In some protection experiments mice were immunized i.g. with transgenic crude leaf material of N. benthamiana plants. In those experiments mice received 3 i.g. doses of i) 10 mg of freeze-dried transgenic N. benthamiana leaf powder (containing ≅75.8 µg of U-Omp19) suspended in bicarbonate buffer, ii) 10 mg of freeze-dried non transgenic N. benthamiana (wt) leaf powder suspended in bicarbonate buffer, iii) 75.8 µg of purified E. coli-made recombinant U-Omp19 in bicarbonate buffer or iv) PBS plus bicarbonate buffer.

Parenteral immunization of mice.

Groups of 5 BALB/c or C57BL/6 mice were immunized on days 0 and 15 intraperitoneally (i.p.) with 30 µg of the specified antigen. As control some mice were immunized i.p. with U-Omp19 emulsified in IFA. In addition other groups of mice were immunized with PBS as negative control and for the protection experiments as positive control an extra group of mice received i.p. a single dose of the vaccine strain B. abortus strain 19 (1×104 CFU/dose).

Sera samples were obtained from blood samples collected from the retro-orbital plexus and fecal pellets from each mouse were collected on days 0, 15, 30 and 45 after the first immunization. After immunizations, mice were used to evaluate the elicited protective immune response or the specific cellular immune responses (cytokines production or DTH response).

Antibody detection

Anti-Omp19 IgG, IgG1 and IgG2a specific antibody titers in the sera of immunized mice were measured with a specific indirect ELISA, as previously described [16]. Anti-Omp19 IgA was analyzed in Fecal extracts by indirect ELISA using a goat anti-mouse IgA-specific horseradish peroxidase conjugate (Santa Cruz Biotechnology, Santa Cruz, CA). Fecal extracts were prepared by suspending 5 fecal pellets in 0.5 ml of extraction buffer (100 µg/ml soybean trypsin inhibitor (Sigma), 10 mg/ml bovine serum albumin (SIGMA) and 30 mM disodium EDTA in PBS, pH = 7.6). After homogenization and centrifugation at 4°C, the supernatants of the fecal extracts were used for IgA determination in feces.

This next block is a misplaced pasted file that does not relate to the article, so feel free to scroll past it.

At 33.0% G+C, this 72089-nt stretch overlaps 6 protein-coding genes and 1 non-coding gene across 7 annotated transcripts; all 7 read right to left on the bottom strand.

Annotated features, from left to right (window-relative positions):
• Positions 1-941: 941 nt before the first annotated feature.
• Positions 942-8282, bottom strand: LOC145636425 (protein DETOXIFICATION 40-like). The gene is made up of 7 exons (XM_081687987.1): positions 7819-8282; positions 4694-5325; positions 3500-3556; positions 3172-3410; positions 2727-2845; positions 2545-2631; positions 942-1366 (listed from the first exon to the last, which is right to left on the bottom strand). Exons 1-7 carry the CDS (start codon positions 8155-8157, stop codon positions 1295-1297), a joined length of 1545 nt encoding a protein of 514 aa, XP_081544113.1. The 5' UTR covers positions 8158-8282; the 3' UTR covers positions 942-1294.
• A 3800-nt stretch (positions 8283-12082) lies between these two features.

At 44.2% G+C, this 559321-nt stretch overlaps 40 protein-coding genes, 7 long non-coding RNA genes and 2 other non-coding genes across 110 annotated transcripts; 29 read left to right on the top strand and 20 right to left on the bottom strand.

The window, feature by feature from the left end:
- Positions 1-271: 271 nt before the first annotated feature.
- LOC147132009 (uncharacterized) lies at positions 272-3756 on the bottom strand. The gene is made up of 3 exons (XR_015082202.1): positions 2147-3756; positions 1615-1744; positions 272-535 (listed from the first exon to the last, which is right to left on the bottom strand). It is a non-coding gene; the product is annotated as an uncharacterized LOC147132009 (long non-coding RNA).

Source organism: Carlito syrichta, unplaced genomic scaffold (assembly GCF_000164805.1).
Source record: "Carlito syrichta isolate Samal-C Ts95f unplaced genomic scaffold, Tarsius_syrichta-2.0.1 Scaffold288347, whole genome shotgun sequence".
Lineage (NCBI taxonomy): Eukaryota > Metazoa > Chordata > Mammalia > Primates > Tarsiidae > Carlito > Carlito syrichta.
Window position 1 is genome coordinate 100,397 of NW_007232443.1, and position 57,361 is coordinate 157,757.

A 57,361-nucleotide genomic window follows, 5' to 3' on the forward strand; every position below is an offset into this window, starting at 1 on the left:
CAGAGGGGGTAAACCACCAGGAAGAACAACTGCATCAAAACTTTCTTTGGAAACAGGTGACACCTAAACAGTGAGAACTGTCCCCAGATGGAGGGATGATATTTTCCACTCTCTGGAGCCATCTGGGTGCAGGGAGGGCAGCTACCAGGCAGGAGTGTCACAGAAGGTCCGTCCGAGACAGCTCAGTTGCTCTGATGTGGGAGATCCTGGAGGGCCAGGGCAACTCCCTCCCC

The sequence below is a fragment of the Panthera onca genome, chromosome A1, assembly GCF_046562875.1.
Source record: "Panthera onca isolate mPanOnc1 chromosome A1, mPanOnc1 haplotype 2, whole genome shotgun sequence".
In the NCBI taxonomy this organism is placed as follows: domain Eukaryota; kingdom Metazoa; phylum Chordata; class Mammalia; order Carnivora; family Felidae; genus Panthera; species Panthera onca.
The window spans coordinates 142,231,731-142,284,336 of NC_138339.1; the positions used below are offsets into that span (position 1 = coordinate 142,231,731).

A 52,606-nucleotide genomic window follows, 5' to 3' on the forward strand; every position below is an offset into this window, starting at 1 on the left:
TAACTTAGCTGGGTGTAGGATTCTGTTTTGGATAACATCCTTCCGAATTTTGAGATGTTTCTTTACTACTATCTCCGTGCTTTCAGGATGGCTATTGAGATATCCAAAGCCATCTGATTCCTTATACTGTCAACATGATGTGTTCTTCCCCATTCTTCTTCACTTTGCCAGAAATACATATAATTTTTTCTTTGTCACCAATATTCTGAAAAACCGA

Protection experiments

One month after the last immunization mice were challenged with virulent Brucella by the same route of the immunizations. Intragastrically (i.g.) immunized mice were challenged i.g. with 3×108 CFU of B. abortus 2308 while i.p. immunized mice were challenged with 4×104 CFU of B. abortus 544 or B. abortus 2308. One month after challenge spleens where aseptically removed, homogenized in sterile PBS, diluted, plated and incubated as described [65] to determine the number of Brucella colonies. Results were represented as the mean log CFU ± SD per group. Units of protection were calculated subtracting the mean log10 numbers of CFU in the experimental group from the mean log10 numbers of CFU in the PBS-immunized group. Each experiment was repeated three times.

Cellular immune responses

DTH Response.

DTH tests were performed as an in vivo index of the elicited cell mediated immunity. Three weeks after the last i.g. immunization mice received intradermally 30 µg of U-Omp19 into the left footpad while an equal volume of vehicle (saline) was injected into their right footpad. After 72h the DTH reaction was quantified by measuring the difference between the footpad thicknesses using a digital caliper with a precision of 0.01 mm. The mean increase in footpad thickness (mm) was calculated according to the following formula: left footpad thicknesses (U-Omp19) − right footpad thicknesses (saline).

Cytokine production.

Spleen cells from immunized mice were obtained 1 month after the last immunization and were stimulated as previously described [16]. Briefly, single cell suspensions of spleen cells from immunized and control mice were cultured in duplicate at 4×106 cells/ml in RPMI 1640 (Gibco BRL, Life Technologies, Grand Island, N.Y.) supplemented with 10% fetal calf serum (Invitrogen Life Technologies), 1 mM sodium pyruvate, 2 mM L-glutamine, 100 U of penicillin/ml, 100 µg of streptomycin/ml (complete medium) with stimuli. The different stimuli were: HS (20 µg/ml) or complete medium alone. After 72 h of incubation at 37°C in a humidified atmosphere (5% CO2 and 95% air) cell culture supernatants were collected and immediately stored at −80°C until further analysis. Cytokine production was analyzed using mouse ELISA kits according to the manufacturer's instructions: IFN-γ, IL-2, IL-4, IL-5, IL-10 (Pharmingen, San Diego, CA, USA) and IL-17 (R&D Systems, Minneapolis, MN, USA).

In vivo analysis of DC maturation